WhatsApp users are fleeing instant messaging en masse to turn to more ethical solutions such as Telegram or Signal, highly acclaimed. In question, a change of its conditions of use which evoke the sharing of personal data with the other services of the Facebook group (the eponymous social network, Messenger and Instagram).
WhatsApp does not share your chats
If the idea in itself seems scary, WhatsApp wanted to reassure its users by specifying what was shared, and with whom. Of course, it goes without saying that your conversations are not tapped overnight, as they are end-to-end encrypted.
WhatsApp therefore does not have access to your messages, which you can also set to make them disappear after a certain time, and the same goes for calls and for discussion groups. This data will therefore not be shared. WhatsApp also promises not to keep any track of the metadata of your conversations, unlike operators, and therefore cannot know who you are chatting with or when.
Finally, the messaging promises not to share your contacts with Facebook, this permission is only used to manage your address book within the application itself.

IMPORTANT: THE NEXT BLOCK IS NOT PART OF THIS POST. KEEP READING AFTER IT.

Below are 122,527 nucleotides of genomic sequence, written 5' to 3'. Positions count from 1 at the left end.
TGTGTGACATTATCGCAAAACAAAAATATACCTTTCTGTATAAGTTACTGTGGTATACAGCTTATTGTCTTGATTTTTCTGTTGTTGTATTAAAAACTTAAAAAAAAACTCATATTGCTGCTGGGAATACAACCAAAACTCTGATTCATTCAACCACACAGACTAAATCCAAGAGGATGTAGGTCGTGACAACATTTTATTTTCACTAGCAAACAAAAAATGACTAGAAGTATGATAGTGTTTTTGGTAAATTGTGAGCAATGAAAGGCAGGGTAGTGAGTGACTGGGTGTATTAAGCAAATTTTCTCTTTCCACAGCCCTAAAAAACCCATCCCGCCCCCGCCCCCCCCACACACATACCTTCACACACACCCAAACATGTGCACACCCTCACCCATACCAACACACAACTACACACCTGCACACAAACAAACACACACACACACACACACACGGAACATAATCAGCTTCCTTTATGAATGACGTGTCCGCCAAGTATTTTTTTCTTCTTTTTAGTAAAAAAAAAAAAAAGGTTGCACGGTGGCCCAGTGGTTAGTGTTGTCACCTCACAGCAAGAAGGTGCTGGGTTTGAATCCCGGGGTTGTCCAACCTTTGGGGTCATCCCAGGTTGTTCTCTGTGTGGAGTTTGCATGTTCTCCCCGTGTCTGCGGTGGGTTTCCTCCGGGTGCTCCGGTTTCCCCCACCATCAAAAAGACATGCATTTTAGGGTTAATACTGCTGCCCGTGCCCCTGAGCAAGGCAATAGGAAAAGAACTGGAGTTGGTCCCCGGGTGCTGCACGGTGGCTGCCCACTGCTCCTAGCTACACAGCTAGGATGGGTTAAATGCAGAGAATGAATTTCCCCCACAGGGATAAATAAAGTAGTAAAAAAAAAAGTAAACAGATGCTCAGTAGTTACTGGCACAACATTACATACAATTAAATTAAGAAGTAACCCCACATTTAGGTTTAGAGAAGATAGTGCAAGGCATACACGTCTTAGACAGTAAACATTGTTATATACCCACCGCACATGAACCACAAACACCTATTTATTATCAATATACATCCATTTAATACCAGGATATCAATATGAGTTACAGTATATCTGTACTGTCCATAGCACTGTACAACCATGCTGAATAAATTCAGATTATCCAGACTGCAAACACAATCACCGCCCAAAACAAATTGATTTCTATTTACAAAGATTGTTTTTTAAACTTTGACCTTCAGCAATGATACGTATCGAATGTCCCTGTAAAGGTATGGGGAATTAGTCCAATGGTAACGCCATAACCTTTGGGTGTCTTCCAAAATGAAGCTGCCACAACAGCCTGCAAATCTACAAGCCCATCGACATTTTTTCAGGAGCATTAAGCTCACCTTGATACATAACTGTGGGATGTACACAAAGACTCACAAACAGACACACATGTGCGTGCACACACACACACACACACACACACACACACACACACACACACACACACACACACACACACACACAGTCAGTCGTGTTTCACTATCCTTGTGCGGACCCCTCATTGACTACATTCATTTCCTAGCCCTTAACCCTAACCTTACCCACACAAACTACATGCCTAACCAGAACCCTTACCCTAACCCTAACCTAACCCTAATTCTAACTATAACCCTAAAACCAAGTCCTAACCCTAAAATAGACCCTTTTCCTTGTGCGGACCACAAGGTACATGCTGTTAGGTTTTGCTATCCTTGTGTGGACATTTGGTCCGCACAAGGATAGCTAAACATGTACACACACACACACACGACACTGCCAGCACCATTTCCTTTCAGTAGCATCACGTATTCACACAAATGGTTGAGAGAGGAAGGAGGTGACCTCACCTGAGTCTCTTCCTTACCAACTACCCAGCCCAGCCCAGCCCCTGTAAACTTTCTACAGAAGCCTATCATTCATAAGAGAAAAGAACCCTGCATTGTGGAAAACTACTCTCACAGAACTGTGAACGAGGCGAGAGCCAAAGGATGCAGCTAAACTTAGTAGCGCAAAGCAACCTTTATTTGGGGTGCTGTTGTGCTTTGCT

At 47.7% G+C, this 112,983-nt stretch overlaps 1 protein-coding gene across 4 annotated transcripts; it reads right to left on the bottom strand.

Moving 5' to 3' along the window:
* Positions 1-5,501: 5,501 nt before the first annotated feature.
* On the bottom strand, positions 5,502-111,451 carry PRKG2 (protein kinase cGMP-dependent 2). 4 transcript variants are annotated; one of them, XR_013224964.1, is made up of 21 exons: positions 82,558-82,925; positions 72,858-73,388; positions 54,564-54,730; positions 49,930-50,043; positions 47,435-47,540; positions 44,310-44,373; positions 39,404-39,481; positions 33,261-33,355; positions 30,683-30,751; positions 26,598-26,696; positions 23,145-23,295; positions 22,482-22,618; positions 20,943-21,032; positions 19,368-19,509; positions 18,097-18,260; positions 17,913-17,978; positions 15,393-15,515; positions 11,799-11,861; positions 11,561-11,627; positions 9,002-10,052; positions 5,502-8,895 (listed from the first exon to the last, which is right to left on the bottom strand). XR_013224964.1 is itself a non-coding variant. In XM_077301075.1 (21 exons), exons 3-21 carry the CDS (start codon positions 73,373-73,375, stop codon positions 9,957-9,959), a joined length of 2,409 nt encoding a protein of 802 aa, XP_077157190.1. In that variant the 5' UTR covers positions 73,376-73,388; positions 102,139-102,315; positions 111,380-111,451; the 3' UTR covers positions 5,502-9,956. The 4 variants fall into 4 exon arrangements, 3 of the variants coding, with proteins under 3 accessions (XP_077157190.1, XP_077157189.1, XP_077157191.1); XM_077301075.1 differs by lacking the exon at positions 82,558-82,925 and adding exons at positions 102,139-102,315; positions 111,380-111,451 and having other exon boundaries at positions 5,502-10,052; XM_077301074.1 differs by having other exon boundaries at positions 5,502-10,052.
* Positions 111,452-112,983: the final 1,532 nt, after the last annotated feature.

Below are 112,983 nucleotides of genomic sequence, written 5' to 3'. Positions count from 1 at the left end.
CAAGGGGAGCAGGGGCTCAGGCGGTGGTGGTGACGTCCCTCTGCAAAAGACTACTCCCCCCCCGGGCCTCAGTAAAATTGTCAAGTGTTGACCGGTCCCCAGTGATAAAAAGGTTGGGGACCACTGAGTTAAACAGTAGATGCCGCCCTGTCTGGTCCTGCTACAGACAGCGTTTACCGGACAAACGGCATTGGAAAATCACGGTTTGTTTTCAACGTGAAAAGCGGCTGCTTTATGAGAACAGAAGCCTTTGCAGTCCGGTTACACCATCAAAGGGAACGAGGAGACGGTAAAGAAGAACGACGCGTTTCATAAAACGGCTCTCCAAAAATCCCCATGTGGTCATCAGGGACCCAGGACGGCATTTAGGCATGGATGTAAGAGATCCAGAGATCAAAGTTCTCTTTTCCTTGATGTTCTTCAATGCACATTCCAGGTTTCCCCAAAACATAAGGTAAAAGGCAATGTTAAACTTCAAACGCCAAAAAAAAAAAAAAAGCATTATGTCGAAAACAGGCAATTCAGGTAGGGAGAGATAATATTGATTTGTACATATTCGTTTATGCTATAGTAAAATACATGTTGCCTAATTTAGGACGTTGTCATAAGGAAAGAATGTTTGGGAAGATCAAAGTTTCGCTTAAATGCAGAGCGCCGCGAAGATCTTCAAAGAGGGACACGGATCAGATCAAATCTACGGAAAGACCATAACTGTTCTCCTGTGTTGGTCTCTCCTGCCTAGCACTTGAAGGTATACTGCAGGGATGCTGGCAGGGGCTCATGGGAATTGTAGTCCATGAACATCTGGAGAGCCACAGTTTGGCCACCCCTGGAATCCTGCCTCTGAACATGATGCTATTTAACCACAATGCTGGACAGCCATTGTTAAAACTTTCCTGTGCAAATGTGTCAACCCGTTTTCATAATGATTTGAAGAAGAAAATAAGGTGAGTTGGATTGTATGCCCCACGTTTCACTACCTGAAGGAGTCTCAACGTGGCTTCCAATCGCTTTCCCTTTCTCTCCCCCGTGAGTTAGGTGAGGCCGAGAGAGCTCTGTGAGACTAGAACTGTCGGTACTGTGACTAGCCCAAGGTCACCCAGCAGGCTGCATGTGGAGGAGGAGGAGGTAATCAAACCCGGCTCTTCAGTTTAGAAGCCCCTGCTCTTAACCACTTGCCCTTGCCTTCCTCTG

What is shared with Facebook?
The recent change in T & Cs actually serves as a basis for discussions with companies. When communicating with a company on WhatsApp, the latter can use the APIs made available to it to record the discussion on Facebook’s infrastructures. WhatsApp defends itself by specifying that nothing has hitherto prevented brands from storing the same information on their side for a similar use. If the Facebook / WhatsApp APIs are used, a message nevertheless allows the user to be informed.
The idea behind this is to create a link between the Facebook and WhatsApp stores, allowing potential customers to get in touch with the brands and receive, if they wish, information related to new products or good deals.
As you will have understood, Facebook is primarily looking for a way to make WhatsApp profitable through the link between companies, a bit like Telegram imagines for its large discussion groups. For its part, Signal is financed entirely through donations, like Wikipedia. A business model healthy, but obviously more fragile.